Judge a book by its cover

For this week’s covers I’ve chosen to go for typographic led covers for books. I’m sure at some point in the future I shall do a blog on fonts and what it says about you (I’m looking at you Comic Sans users!) but the below are a series of book covers which I feel use letters and words in inventive and expressive ways.

James Gleick, Time Travel, design by Peter Mendelsund

The design for Time Travel doesn’t need to rely on additional images to make its point. Mendelsund’s typographic design looks effortless. I like how evocative the print suggests the topic of the book without being obvious, and draws you into the cover.

Chuck Klosterman, But What If We’re Wrong?, design by Paul Sahre

A bit like when you get hold of another culture’s books, who may read in the opposite direction or from top down. There is a thrill of the surprise. I feel this cover does something similar. We are immediately taken out of our comfort zone that by being wholly wrong in every way, it feels utterly correct.

Alan Connor, The Joy of Quiz, design by Tom Etherington

This design is very clever. The entire cover is perforated into squares and on the front of each square is a question, while the answer is printed on the reverse, allowing you to tear up the cover to make a quiz. Even the price, design credit and ISBN have been turned into quiz questions. It shows you what you can do with a little imagination. I bet it cost a bomb to make and was an utter ball ache to design. But I am glad they followed through with it.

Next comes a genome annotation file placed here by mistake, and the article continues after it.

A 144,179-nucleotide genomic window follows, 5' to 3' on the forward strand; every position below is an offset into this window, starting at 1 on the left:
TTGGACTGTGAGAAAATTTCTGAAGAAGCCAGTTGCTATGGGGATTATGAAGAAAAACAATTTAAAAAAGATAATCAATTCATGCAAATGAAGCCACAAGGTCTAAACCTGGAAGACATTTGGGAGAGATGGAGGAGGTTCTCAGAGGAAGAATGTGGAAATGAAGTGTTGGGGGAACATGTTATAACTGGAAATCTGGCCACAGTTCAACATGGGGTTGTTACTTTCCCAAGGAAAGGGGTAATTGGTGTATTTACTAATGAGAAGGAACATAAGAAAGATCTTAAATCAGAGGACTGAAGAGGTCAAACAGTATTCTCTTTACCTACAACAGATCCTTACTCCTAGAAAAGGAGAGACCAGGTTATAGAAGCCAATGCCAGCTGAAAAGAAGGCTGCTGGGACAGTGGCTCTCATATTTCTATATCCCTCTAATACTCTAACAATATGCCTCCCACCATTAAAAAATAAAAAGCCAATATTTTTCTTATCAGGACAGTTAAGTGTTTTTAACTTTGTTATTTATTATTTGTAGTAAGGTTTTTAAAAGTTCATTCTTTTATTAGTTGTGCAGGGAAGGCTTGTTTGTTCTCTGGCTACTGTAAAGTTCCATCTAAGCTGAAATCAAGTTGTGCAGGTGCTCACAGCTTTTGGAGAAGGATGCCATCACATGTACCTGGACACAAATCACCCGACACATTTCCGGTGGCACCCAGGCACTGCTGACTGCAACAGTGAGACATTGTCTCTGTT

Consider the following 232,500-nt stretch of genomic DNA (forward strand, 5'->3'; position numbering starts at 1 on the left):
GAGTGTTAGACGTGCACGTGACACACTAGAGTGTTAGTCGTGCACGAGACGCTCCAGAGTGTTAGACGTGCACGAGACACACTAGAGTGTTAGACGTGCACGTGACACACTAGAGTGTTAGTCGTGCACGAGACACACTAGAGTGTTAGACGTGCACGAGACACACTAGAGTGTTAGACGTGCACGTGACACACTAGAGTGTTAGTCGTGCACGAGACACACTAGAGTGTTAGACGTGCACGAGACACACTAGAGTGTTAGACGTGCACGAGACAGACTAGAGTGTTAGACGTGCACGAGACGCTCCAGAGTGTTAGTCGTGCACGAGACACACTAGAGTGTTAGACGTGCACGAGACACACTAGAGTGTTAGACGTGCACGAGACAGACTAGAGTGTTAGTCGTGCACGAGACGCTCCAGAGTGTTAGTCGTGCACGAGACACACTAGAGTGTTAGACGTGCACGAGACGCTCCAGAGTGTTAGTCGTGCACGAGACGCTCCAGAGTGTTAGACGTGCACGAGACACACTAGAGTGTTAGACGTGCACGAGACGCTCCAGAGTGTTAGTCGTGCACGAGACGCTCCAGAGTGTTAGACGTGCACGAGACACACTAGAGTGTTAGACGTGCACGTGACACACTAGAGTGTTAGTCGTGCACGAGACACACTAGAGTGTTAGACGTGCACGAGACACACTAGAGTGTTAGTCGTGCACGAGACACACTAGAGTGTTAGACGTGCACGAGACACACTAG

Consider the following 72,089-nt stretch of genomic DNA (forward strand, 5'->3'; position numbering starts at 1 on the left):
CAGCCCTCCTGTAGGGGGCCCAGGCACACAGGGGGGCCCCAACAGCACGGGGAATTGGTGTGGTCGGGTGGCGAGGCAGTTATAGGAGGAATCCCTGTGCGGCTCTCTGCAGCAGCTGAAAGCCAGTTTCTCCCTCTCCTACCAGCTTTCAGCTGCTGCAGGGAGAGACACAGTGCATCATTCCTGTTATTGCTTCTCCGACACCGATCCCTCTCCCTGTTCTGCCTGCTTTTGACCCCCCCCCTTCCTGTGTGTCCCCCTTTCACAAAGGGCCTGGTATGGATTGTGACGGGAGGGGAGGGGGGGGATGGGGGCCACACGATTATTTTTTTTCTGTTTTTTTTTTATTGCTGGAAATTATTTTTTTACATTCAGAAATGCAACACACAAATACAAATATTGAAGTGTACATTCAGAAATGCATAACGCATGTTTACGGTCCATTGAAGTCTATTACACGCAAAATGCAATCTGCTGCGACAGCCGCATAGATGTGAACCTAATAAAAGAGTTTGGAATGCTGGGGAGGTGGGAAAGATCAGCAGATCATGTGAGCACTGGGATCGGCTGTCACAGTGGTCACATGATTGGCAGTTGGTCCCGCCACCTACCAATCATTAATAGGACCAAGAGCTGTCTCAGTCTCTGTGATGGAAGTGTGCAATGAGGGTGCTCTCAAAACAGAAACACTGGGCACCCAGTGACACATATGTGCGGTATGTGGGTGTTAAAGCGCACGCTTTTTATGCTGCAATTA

Stuart Dybek, The Start of Something, design by Suzanne Dean, art by Marion de Man

I still write with a pencil. I think I do it because it is the tool that lets my hand run free. I like to think of Susanne Dean, working through the night to chisel each of these little pencil nubs to create this cover. I also like the tongue in cheek self referential nature of the cover. The short stories, short pencils etc.

Mike Roberts, Cannibals in Love, design by Na Kim

This jacket is, in my opinion, one of the most perfect integrations of title and image I’ve seen. It manages to be abstract and representational of the topic and it is strangely, almost uncomfortably hypnotic. It makes me uneasy, I think due to the almost incisor like nature of the cuts that makes the lettering. Shocking and exciting.

 

Which typographic covers have stuck with you over the years?

0 replies

Leave a Reply

Want to join the discussion?
Feel free to contribute!

Leave a Reply

Your email address will not be published. Required fields are marked *